The number of children worldwide who are obese has grown by more than 10 times over the past 40 years and will outnumber those who are underweight by 2022 if current trends continue, a new study from the World Health Organization says.
And while the trend is showing some signs of abating in wealthy regions like Canada and the United States, experts say that could be temporary, because the underlying factors driving the crisis have not changed.
"It would appear for the moment that we are cresting – at least that would be my take on it," said Yoni Freedhoff, medical director of the Bariatric Medical Institute in Ottawa and an obesity expert.
In Canada last year, the obesity rate for girls was 9.9 per cent – the tiny island country of Nauru, at 33.4 per cent, had the highest rate for girls – and 14.7 per cent for boys, compared to the Cook Islands, where the rate was 33.3 per cent for boys.
Among high-income countries, the United States had the highest obesity rates for girls, at 19.5 per cent, and boys, at 23.3 per cent.
The study said the number of obese children and adolescents – aged five to 19 – rose from 11 million in 1975 to 124 million in 2016. If the rate of increase does not change, more children and adolescents will be obese than moderately or severely underweight by 2022.
Dr. Freedhoff and other experts say there are significant gaps in treatment and research, which makes reducing the obesity rate difficult. Dr. Freedhoff said parents or individuals have been left to deal with the problem, and that is not having the impact needed.
"It's not as if parents and people weren't aware of the issue or concerned about it before," he said.
"It's that those sorts of approaches are useful for a very small sliver of the population … It's like swimming against a torrential current. It doesn't matter how motivated a parent or a child might be, if the world is constantly thrusting crap into their hands and mouths – which to some extent, it almost literally is – we don't stand a chance."
Canadian experts said the report underscores the need for action, including limiting marketing to children and improving access to healthy food.
"Although there are some positive signs, the overall picture is grim," James Johnson, a professor of cellular and physiological sciences and surgery at the University of British Columbia, said in an e-mail.
"Childhood obesity continues to represent a major health crisis and a ticking time bomb for future health problems including diabetes, cardiovascular disease and cancer," he added. "In all of these diseases, the effects of obesity accumulate over many years and we may not know the full extent of the health burden brought about by today's obesity for decades."
While some regional and socioeconomic groups are seeing a plateau of childhood obesity rates, those levels are still dangerous, and "the situation continues to get worse in vulnerable populations and those without food security, including First Nations people," Prof. Johnson added.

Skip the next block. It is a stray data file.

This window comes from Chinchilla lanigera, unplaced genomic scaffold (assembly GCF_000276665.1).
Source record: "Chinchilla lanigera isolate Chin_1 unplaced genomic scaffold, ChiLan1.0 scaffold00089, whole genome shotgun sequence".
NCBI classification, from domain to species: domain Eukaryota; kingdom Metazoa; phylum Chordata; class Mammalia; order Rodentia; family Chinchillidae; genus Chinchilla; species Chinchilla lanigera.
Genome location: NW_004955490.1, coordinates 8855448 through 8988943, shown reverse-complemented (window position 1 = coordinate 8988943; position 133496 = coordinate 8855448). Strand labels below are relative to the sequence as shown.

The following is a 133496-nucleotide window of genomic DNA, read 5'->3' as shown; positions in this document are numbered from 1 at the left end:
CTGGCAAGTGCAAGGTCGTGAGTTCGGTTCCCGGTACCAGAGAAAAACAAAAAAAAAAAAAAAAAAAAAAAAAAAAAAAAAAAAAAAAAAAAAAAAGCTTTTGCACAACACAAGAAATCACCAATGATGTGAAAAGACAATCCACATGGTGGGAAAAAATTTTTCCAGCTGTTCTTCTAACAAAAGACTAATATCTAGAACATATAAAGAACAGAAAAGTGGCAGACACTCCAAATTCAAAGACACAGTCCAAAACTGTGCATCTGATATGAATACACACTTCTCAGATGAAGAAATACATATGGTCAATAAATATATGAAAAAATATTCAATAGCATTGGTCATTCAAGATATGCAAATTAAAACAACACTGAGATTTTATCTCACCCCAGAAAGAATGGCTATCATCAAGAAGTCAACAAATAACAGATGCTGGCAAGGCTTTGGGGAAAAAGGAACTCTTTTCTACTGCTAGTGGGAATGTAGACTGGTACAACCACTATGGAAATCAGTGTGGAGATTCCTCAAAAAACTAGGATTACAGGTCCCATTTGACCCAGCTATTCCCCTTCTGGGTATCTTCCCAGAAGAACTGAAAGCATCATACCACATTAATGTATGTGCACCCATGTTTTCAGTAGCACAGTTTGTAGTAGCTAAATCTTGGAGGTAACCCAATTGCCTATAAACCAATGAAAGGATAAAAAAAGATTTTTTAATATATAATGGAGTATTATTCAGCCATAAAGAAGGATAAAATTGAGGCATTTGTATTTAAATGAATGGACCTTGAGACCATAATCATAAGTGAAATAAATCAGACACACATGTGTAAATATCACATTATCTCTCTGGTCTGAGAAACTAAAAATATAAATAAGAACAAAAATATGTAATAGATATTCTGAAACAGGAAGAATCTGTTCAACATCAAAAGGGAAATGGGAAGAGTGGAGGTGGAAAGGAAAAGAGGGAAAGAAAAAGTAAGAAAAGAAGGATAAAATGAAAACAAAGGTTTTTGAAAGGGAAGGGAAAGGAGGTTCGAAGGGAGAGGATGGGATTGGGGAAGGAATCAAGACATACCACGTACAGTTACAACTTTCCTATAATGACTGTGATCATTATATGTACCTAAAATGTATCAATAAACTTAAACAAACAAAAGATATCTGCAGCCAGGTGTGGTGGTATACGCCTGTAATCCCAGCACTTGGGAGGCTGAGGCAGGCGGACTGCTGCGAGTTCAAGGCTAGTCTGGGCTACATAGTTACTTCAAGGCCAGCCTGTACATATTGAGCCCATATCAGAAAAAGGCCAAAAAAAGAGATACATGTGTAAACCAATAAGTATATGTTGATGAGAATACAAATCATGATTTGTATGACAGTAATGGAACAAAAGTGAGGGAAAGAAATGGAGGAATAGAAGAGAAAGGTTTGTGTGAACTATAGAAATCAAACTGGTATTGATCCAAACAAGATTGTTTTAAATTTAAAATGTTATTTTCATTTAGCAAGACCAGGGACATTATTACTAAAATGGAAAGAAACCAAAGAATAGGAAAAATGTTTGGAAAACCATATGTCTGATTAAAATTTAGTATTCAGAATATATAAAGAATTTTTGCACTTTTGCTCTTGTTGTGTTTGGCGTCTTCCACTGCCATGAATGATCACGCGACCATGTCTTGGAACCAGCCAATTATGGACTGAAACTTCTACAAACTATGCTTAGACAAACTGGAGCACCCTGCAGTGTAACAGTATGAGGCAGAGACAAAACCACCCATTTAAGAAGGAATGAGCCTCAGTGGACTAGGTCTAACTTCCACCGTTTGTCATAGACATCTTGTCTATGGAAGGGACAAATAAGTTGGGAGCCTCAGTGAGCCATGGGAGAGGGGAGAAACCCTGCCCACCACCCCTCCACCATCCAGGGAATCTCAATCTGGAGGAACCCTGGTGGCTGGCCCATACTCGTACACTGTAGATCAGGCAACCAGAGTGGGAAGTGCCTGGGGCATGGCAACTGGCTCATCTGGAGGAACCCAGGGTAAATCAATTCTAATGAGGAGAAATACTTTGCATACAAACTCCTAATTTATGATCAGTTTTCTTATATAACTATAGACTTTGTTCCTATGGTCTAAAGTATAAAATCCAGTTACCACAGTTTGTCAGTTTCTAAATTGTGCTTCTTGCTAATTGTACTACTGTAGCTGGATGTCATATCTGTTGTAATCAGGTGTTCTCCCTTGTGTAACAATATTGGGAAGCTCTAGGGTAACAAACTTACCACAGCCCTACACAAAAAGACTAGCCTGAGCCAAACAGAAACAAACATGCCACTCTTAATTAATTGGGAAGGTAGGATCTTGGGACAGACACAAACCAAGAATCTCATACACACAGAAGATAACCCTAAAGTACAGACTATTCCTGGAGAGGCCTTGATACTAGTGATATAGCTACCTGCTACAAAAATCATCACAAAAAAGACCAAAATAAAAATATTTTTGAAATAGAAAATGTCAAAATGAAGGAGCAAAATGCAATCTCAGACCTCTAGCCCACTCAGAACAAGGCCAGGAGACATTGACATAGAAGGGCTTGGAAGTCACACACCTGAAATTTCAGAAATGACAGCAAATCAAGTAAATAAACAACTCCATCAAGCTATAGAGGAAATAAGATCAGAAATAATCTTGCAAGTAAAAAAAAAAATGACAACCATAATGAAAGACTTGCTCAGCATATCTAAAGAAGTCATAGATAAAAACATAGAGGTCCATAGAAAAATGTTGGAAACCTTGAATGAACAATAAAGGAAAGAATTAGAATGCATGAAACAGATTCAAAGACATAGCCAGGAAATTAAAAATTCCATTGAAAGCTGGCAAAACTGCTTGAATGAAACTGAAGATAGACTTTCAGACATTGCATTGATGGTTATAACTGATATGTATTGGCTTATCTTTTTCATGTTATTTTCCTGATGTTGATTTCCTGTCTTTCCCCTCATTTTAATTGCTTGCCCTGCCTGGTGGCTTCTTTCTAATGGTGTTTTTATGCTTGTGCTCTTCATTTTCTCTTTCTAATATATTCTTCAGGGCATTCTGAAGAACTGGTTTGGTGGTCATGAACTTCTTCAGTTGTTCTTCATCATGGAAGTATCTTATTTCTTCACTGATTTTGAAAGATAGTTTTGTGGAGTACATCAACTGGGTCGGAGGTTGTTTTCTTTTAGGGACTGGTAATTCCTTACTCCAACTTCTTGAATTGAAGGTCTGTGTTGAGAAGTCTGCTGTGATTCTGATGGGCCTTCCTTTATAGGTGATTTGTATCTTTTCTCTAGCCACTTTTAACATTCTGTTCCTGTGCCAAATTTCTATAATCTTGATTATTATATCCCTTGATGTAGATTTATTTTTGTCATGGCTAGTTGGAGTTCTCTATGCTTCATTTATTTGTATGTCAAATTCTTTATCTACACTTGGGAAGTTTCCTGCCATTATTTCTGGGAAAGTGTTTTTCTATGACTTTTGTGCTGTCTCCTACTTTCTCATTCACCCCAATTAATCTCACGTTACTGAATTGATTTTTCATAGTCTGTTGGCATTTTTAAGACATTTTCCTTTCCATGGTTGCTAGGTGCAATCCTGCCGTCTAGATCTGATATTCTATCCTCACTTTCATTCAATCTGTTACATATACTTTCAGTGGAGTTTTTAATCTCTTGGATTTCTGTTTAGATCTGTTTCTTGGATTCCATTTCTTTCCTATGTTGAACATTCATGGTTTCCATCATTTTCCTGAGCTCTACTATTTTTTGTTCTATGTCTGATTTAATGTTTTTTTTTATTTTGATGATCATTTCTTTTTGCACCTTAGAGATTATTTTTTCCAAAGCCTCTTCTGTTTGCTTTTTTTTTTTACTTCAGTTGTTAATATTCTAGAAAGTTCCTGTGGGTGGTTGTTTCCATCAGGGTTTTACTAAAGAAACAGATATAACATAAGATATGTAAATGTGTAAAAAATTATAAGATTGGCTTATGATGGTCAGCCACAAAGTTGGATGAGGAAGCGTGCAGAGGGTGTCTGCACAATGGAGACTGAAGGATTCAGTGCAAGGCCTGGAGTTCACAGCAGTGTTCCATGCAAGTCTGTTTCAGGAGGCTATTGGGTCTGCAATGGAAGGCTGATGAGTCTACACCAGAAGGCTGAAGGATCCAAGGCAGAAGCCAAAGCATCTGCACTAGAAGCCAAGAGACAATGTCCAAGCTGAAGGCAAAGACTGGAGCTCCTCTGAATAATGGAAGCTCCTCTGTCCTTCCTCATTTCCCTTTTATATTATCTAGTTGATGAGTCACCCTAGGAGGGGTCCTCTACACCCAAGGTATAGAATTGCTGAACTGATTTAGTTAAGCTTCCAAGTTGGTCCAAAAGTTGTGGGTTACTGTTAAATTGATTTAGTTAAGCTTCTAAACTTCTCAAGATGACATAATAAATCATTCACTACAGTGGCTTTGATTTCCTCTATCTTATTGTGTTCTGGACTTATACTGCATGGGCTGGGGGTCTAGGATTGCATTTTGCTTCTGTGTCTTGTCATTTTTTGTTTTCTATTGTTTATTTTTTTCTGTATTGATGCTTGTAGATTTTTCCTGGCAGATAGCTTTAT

And while the apparent plateau in childhood obesity rates in some countries may be a positive trend, other numbers – including a steep rise in the number of people with severe obesity – reflect a problem that is far from being under control, said Arya Sharma, scientific director of the Canadian Obesity Network.
The network has flagged the lack of treatment for people with obesity and a patchwork of systems that do not necessarily help people who need it, including parents who may be seeking advice for their children.
"As much as we should be concerned about stopping this [obesity] in the first place, particularly in children, we aren't doing enough for people who already have this problem – and we are talking about over seven million Canadians who already have this chronic disease who essentially don't get treatment," Dr. Sharma said.
Those people may be getting treatment for obesity-related conditions, such as sleep apnea or heart disease, but not for obesity itself, he added.
For parents who may be worried about their children's weight, Dr. Freedhoff suggested taking an approach that doesn't shame children, while cutting out "low-hanging fruit," such as sugary drinks and restaurant meals.
"If a parent out there is worried about their child, who's quite young, about their weight, please don't put the weight of that condition on that child's shoulders," Dr. Freedhoff said. "If there's a concern, then it is within a parent's control to help – but children don't have control over their environments the way their parents do. So why involve them if they are not in charge?"
Globally, obesity rates climbed from less than 1 per cent of girls and boys in 1975 to nearly 6 per cent of girls and nearly 8 per cent in boys last year, the study said.
The study was based on comparisons of body mass index, a measurement of a person's weight and body fat mass compared with their height.
In a statement, lead study author Majid Ezzati, a professor of global environmental health at Imperial College London, said the trends reflect "the impact of food marketing and policies across the globe, with healthy nutritious foods too expensive for poor families and communities."